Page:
Divorcing couples often grapple with the division of assets, including income components such as bonuses. In states such as Connecticut and New York, the process of dividing marital property adds a layer of complexity to the separation of finances.
In the eyes of the law, the division of marital assets and debts must be fair, though not necessarily equal. This fairness standard applies unless a prenuptial or postnuptial agreement dictates otherwise. Notably, any income either spouse acquires during the marriage is usually marital property and subject to division during divorce proceedings.
The bonus conundrum
Bonuses, a common variable income component, present a unique challenge in divorce cases. Unlike fixed salaries, bonuses often depend on factors such as continued employment or meeting specific performance metrics. The treatment of bonuses hinges on the nature of the bonus and the timing of its receipt in relation to the divorce process.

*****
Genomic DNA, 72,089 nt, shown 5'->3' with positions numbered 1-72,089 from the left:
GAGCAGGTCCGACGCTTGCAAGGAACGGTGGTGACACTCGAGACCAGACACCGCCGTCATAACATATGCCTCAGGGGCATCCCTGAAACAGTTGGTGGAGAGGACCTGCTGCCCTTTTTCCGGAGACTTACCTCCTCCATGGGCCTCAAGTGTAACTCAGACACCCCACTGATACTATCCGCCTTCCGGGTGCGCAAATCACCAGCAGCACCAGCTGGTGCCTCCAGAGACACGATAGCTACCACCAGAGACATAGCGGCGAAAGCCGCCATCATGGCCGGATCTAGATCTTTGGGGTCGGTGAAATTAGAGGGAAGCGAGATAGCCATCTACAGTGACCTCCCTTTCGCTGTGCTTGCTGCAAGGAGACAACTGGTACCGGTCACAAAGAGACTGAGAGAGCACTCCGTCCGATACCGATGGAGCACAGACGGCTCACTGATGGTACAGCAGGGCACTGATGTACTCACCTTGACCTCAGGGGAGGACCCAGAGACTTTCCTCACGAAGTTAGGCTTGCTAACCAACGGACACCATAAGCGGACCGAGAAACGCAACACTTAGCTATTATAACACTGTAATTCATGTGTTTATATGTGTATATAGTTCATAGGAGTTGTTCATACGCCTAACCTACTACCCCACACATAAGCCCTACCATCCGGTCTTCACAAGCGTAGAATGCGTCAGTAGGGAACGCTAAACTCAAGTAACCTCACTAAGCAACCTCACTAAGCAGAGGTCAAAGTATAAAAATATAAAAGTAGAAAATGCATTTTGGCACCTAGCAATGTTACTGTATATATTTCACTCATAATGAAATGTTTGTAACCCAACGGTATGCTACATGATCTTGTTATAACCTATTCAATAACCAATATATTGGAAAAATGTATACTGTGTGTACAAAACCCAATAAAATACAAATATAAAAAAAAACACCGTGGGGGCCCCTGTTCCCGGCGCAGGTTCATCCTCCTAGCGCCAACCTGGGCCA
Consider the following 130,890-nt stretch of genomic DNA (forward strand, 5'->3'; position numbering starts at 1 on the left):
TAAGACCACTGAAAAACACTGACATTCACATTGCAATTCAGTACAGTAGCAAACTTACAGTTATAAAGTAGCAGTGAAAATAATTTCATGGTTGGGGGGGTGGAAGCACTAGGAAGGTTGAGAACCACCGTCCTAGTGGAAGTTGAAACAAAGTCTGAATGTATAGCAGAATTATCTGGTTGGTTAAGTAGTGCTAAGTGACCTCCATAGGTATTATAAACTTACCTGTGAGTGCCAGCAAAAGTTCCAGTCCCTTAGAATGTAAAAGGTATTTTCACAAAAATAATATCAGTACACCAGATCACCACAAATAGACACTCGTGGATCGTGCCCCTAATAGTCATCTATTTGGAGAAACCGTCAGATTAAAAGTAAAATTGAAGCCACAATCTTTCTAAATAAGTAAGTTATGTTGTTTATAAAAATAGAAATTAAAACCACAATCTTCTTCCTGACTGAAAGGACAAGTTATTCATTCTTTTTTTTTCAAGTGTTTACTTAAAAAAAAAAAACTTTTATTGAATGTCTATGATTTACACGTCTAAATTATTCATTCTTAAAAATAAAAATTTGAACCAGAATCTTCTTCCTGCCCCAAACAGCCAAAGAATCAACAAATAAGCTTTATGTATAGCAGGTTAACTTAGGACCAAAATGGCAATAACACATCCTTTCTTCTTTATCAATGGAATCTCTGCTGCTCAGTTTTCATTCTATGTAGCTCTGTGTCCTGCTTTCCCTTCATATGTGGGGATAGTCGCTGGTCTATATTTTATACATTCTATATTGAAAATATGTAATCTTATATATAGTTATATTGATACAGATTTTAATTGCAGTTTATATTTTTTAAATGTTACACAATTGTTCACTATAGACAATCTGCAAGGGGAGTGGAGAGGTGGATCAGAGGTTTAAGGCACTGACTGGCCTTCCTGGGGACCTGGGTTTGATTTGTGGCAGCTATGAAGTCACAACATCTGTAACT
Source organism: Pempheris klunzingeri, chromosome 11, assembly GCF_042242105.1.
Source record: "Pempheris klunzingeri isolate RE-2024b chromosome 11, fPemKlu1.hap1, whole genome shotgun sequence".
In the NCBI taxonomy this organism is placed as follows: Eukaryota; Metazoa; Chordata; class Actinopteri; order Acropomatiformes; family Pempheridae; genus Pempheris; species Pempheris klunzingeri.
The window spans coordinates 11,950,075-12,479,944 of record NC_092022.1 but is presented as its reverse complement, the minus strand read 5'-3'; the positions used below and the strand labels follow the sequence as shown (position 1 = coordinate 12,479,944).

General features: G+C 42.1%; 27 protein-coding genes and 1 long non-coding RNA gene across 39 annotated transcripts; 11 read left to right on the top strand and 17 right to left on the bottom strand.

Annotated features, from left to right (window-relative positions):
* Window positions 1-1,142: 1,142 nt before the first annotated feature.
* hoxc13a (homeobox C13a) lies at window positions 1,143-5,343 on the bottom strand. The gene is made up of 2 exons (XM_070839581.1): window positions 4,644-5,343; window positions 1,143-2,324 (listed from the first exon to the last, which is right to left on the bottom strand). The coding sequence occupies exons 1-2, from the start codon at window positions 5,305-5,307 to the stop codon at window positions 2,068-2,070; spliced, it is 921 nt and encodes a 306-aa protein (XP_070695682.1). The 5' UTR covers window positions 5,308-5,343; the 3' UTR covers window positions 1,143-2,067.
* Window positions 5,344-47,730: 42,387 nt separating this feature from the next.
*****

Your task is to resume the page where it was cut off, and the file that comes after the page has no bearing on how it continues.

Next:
Contractually guaranteed bonuses
About 40% of private workers have access to bonuses. If a bonus is contractually guaranteed, one spouse earned it during the marriage, even if received post-divorce finalization. In such cases, the bonus becomes subject to division between the divorcing spouses. This scenario is less common, as employment contracts typically do not explicitly promise bonuses.
Non-guaranteed bonuses and timing
For non-guaranteed bonuses, the handling varies based on the marital status at the time of receipt. If the spouses are still legally married when the bonus happens, it is generally subject to division. On the contrary, if the spouse gets the bonus after the divorce is final, it may not be marital property and may not require sharing.
Understanding these nuances is important for individuals navigating the complexities of divorce proceedings and striving for a fair division of assets.